What stuck with me was the unity and energy of the group, and the strength of the friendships formed in this brave new world of junior high chorus. These experiences sparked a lifelong curiosity in music, which I pursued in college, alongside design, and continue to explore in new ways today.
Thank you all for this wonderful experience, it’s been an honor to be part of CCW’s exciting path forward.
Children’s Chorus of Washington will participate in $43 million program
Washington, DC — August 16, 2018 — Children’s Chorus of Washington today announced that it is a grantee recipient of Bloomberg Philanthropies’ Arts Innovation and Management (AIM) program. The invitation-only program seeks to strengthen the organizational capacity and programming of small and mid-size cultural organizations within Atlanta, Austin, Baltimore, Denver, New Orleans, Pittsburgh and Washington, D.C. Through the $43 million multi-year initiative, Bloomberg Philanthropies will provide unrestricted general operating support as well as arts management training in areas that include fundraising, strategic planning, marketing and board development.
AIM targets arts non-profits because of the vital role that they play in building communities, driving local economies and supporting artists. “The arts inspire people, provide jobs, and strengthen communities,” said Michael R. Bloomberg, founder of Bloomberg Philanthropies. “This program is aimed at helping some of the country's most exciting cultural organizations reach new audiences and expand their impact.”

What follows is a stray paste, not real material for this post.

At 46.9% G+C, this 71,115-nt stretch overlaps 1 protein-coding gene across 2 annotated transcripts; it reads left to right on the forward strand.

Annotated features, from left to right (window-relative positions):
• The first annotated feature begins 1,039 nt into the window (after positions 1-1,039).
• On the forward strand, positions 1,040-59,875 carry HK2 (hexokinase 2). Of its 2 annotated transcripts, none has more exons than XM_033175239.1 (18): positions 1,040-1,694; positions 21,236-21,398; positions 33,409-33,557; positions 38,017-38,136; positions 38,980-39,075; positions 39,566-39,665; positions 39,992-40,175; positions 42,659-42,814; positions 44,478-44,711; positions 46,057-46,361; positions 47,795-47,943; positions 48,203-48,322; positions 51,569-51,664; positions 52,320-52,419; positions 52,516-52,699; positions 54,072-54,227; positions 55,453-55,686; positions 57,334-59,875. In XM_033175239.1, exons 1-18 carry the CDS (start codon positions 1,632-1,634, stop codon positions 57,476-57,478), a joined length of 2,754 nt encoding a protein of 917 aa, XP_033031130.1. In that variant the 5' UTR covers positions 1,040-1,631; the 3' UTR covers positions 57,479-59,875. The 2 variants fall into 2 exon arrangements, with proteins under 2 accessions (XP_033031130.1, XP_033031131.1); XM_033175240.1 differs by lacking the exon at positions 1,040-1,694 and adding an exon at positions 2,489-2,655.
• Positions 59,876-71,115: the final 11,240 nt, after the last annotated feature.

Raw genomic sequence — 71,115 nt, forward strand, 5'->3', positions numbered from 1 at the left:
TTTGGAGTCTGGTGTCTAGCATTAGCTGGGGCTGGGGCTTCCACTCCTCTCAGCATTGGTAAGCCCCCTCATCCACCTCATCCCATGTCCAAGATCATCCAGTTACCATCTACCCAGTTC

Bloomberg Philanthropies will develop curricula and conduct seminars for the program in partnership with leading experts, including the DeVos Institute of Arts Management at the University of Maryland, led by Institute Chairman Michael M. Kaiser and President Brett Egan. AIM organizations will engage in activities that strengthen their long-term health and goals, and will receive one-on-one consultations and implementation support for organization leaders and their boards.
All organizations invited to participate in the 2018 expansion of the AIM program are nonprofits that have been in existence for at least two years. Participating organizations will be required to secure 20% of their AIM grant in matching dollars; reach 100% board participation in fundraising; and maintain up-to-date information in DataArts, an online management tool that assists arts organizations across the country in collecting, learning from, and using data effectively. The grants will be unrestricted to allow recipients to utilize the funds to address their greatest needs.
Since 2011, AIM has helped more than 500 small and mid-sized organizations in all creative disciplines, including theater, visual arts, music, film, literature and dance. Participating organizations reported significant improvements in board development, fundraising and overall income over the two-year program. Watch this video for an overview of the Arts Innovation and Management program:
Bloomberg Philanthropies Bloomberg Philanthropies works in over 480 cities in more than 120 countries around the world to ensure better, longer lives for the greatest number of people. The organization focuses on five key areas for creating lasting change: Arts, Education, Environment, Government Innovation, and Public Health. Bloomberg Philanthropies encompasses all of Michael R. Bloomberg’s charitable activities, including his foundation and his personal giving. In 2017, Bloomberg Philanthropies distributed $702 million. For more information, please visit www.bloomberg.org or follow us on Facebook, Instagram, Snapchat, and Twitter.
Bloomberg Philanthropies, Rebecca Carriero + 1 -212-205-0182 or firstname.lastname@example.org
Contact: Betsy Bates, Executive Director, 202-237-1005 or email@example.com